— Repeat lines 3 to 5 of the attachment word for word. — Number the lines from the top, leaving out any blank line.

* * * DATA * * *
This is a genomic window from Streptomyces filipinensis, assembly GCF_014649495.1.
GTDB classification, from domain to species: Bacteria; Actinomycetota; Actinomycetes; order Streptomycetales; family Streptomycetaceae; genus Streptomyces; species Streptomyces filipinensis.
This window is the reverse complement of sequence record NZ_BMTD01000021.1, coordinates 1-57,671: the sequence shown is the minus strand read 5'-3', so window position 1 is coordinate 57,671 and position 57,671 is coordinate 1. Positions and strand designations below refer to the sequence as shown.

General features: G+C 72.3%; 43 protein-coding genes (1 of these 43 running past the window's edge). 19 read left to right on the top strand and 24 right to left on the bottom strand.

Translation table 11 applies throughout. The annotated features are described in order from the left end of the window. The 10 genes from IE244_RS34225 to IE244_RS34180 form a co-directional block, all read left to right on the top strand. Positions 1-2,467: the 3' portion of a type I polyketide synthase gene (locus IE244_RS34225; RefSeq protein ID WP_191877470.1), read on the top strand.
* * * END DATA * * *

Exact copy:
This window is the reverse complement of sequence record NZ_BMTD01000021.1, coordinates 1-57,671: the sequence shown is the minus strand read 5'-3', so window position 1 is coordinate 57,671 and position 57,671 is coordinate 1. Positions and strand designations below refer to the sequence as shown.

General features: G+C 72.3%; 43 protein-coding genes (1 of these 43 running past the window's edge). 19 read left to right on the top strand and 24 right to left on the bottom strand.

Translation table 11 applies throughout. The annotated features are described in order from the left end of the window. The 10 genes from IE244_RS34225 to IE244_RS34180 form a co-directional block, all read left to right on the top strand. Positions 1-2,467: the 3' portion of a type I polyketide synthase gene (locus IE244_RS34225; RefSeq protein ID WP_191877470.1), read on the top strand.